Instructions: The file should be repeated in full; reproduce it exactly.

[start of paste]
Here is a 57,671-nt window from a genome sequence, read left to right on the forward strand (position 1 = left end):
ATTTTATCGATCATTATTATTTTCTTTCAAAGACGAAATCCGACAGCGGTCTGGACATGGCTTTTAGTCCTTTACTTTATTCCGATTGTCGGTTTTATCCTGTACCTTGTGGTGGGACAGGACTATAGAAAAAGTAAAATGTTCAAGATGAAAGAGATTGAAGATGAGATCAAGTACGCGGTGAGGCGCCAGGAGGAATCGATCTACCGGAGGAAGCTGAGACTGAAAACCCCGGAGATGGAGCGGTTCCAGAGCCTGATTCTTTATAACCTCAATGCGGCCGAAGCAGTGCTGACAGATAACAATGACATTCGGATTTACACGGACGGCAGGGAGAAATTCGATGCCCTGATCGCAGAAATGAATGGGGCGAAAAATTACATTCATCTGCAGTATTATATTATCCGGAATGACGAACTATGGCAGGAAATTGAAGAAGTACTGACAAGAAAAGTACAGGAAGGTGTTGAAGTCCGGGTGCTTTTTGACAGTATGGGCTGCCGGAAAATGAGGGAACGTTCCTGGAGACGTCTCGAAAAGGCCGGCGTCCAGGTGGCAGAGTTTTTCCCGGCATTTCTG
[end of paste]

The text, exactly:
Here is a 57,671-nt window from a genome sequence, read left to right on the forward strand (position 1 = left end):
ATTTTATCGATCATTATTATTTTCTTTCAAAGACGAAATCCGACAGCGGTCTGGACATGGCTTTTAGTCCTTTACTTTATTCCGATTGTCGGTTTTATCCTGTACCTTGTGGTGGGACAGGACTATAGAAAAAGTAAAATGTTCAAGATGAAAGAGATTGAAGATGAGATCAAGTACGCGGTGAGGCGCCAGGAGGAATCGATCTACCGGAGGAAGCTGAGACTGAAAACCCCGGAGATGGAGCGGTTCCAGAGCCTGATTCTTTATAACCTCAATGCGGCCGAAGCAGTGCTGACAGATAACAATGACATTCGGATTTACACGGACGGCAGGGAGAAATTCGATGCCCTGATCGCAGAAATGAATGGGGCGAAAAATTACATTCATCTGCAGTATTATATTATCCGGAATGACGAACTATGGCAGGAAATTGAAGAAGTACTGACAAGAAAAGTACAGGAAGGTGTTGAAGTCCGGGTGCTTTTTGACAGTATGGGCTGCCGGAAAATGAGGGAACGTTCCTGGAGACGTCTCGAAAAGGCCGGCGTCCAGGTGGCAGAGTTTTTCCCGGCATTTCTG